Head of the European Commission for Humanitarian Aid and Crisis Management announced Monday that Lebanon will receive $47,506,400 in aid to help with the Syrian refugee crisis.
“The Commission will be giving Lebanon $47,506,400 in aid to help with the Syrian refugee crisis, equalling humanitarian aid this year to 97 million euros ($107,155,900) in total,” Kristos Stylianides announced from the Grand Serail during a press conference after meeting Prime Minister Tammam Salam. He added Europe delivered a message of support to Lebanon.
Stylianides arrived in Beirut Monday for an official two-day visit. He has met with Salam, Foreign Affairs Minister Gebran Bassil, and it set to meet with Parliament Speaker Nabih Berri and Social Affairs Minister Rashid Derbas. He will also hold meetings with UN, EU and civil society group representatives in Lebanon.
“Lebanon is a partner of Europe and an important member in the refugee crisis, and we must work together in ending it (crisis) together,” he added.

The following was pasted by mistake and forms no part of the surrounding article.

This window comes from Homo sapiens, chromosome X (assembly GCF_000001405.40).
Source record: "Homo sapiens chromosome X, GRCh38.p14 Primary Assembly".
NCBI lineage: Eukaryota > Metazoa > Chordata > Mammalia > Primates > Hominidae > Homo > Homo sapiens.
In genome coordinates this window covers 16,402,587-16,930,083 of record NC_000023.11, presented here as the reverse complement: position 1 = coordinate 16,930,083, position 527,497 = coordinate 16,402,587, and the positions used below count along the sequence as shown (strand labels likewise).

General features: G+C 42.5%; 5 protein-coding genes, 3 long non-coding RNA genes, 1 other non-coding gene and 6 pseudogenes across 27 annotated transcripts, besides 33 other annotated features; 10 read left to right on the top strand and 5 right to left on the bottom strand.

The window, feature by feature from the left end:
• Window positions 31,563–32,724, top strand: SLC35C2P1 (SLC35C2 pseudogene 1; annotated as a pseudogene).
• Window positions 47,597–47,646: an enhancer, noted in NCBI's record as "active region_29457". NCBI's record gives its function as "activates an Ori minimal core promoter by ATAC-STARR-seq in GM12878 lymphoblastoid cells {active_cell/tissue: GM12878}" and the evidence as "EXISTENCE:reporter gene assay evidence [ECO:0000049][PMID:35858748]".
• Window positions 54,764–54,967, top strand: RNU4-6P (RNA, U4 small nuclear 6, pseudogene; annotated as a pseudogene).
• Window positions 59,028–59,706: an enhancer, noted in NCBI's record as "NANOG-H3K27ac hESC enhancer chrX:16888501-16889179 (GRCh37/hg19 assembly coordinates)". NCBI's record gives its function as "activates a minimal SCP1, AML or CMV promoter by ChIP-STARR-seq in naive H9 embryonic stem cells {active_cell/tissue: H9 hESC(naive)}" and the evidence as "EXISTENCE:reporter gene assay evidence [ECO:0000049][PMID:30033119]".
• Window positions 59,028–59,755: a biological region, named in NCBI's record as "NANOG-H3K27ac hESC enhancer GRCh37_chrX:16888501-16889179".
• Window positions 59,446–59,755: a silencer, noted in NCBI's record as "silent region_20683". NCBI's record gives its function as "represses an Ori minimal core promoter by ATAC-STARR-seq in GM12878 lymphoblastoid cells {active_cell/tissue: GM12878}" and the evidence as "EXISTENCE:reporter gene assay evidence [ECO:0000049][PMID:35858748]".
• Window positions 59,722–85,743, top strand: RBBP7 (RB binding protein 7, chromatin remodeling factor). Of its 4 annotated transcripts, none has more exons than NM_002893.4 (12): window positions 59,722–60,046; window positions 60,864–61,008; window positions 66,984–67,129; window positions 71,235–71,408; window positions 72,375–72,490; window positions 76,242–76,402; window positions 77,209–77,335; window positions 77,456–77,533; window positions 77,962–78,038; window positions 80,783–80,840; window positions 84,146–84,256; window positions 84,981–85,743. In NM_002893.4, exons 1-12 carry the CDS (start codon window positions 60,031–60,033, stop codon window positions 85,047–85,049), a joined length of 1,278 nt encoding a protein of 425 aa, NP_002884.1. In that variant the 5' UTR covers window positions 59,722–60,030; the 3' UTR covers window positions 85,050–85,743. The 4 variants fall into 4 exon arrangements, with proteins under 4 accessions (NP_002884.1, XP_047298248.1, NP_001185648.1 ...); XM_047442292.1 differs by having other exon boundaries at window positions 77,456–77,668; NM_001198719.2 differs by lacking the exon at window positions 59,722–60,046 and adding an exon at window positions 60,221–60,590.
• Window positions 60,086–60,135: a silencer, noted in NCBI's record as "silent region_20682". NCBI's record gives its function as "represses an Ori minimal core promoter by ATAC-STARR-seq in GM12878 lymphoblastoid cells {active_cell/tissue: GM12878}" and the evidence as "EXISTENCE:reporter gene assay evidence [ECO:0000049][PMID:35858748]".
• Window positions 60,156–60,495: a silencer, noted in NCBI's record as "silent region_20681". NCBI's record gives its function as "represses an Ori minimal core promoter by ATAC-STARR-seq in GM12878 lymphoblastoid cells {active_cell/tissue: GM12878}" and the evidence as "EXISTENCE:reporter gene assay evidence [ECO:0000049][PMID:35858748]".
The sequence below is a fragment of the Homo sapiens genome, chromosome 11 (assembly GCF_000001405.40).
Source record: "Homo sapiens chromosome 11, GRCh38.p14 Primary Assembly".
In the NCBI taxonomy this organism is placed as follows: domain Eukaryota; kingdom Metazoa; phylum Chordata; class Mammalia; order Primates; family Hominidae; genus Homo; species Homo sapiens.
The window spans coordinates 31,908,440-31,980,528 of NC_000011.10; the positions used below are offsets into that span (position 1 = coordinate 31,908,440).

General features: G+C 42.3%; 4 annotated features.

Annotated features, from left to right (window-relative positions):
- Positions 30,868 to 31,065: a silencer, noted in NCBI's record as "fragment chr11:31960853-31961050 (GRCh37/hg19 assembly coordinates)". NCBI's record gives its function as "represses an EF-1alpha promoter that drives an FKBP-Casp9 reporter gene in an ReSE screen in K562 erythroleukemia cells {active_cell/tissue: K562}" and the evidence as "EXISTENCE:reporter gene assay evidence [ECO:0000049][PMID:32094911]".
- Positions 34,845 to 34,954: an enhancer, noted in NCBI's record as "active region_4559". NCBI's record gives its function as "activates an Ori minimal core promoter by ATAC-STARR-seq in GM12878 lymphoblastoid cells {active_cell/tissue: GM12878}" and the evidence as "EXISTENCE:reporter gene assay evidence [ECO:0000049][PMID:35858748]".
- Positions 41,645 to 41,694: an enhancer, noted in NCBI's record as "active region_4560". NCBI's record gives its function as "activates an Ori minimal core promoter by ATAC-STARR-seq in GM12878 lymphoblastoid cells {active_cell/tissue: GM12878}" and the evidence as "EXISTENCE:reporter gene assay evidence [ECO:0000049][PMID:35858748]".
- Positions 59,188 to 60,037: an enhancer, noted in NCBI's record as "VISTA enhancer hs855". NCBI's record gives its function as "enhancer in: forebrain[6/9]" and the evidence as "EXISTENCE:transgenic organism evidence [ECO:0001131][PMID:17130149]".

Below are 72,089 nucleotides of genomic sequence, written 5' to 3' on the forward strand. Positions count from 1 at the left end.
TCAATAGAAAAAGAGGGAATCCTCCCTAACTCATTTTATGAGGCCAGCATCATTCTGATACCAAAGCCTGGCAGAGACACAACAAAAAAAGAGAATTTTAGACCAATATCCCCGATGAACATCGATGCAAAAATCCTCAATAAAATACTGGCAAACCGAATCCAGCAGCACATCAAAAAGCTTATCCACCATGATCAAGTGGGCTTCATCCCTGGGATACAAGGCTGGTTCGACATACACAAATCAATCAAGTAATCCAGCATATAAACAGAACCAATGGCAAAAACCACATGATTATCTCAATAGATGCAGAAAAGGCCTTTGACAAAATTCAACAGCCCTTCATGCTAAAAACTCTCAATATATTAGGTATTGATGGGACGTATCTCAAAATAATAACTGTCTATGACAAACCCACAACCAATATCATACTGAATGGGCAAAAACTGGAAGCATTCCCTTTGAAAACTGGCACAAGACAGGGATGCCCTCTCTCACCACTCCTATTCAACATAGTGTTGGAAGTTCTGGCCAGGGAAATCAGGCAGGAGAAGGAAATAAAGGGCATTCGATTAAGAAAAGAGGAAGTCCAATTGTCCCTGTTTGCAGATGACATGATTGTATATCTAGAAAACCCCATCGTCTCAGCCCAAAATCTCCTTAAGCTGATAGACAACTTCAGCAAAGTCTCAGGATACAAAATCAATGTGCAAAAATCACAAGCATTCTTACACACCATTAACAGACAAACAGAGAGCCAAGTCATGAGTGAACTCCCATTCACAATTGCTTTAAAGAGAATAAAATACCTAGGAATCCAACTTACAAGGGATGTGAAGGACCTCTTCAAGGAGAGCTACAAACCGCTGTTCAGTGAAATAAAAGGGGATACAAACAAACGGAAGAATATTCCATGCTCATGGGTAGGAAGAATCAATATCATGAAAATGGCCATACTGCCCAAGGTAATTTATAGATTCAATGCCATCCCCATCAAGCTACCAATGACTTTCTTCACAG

During a meeting with Bassil at the Foreign Ministry, the two also discussed the Syrian refugee crisis and the issue of illegal immigration of Syrians and other foreigners Lebanon has been recently witnessing.
Lebanese security forces have recently arrested a number of human traffickers who have been taking money from refugees in exchange for a promised boat journey from Lebanon to neighboring Turkey, and then into Europe. Most leave from the northern port city of Tripoli.
Europe has witnessed for months a mass influx of refugees from Syria, Iraq, other places across central Asia as well as North Africa, due to conflict or poverty. As many as one million refugees will arrive to Europe before the end of this year according to the EU.
Countries such as Hungary and Poland have refused to accept any more, while countries such as Austria have closed their borders to minimize the influx. Refugees have to cross through the Balkans and other east Europe countries in order to reach central and western Europe, their destination point, but have been kept waiting at borders, sometimes for days.
The UN says that more than 3,000 people crossing the Mediterranean into Europe have died since the beginning of 2015.
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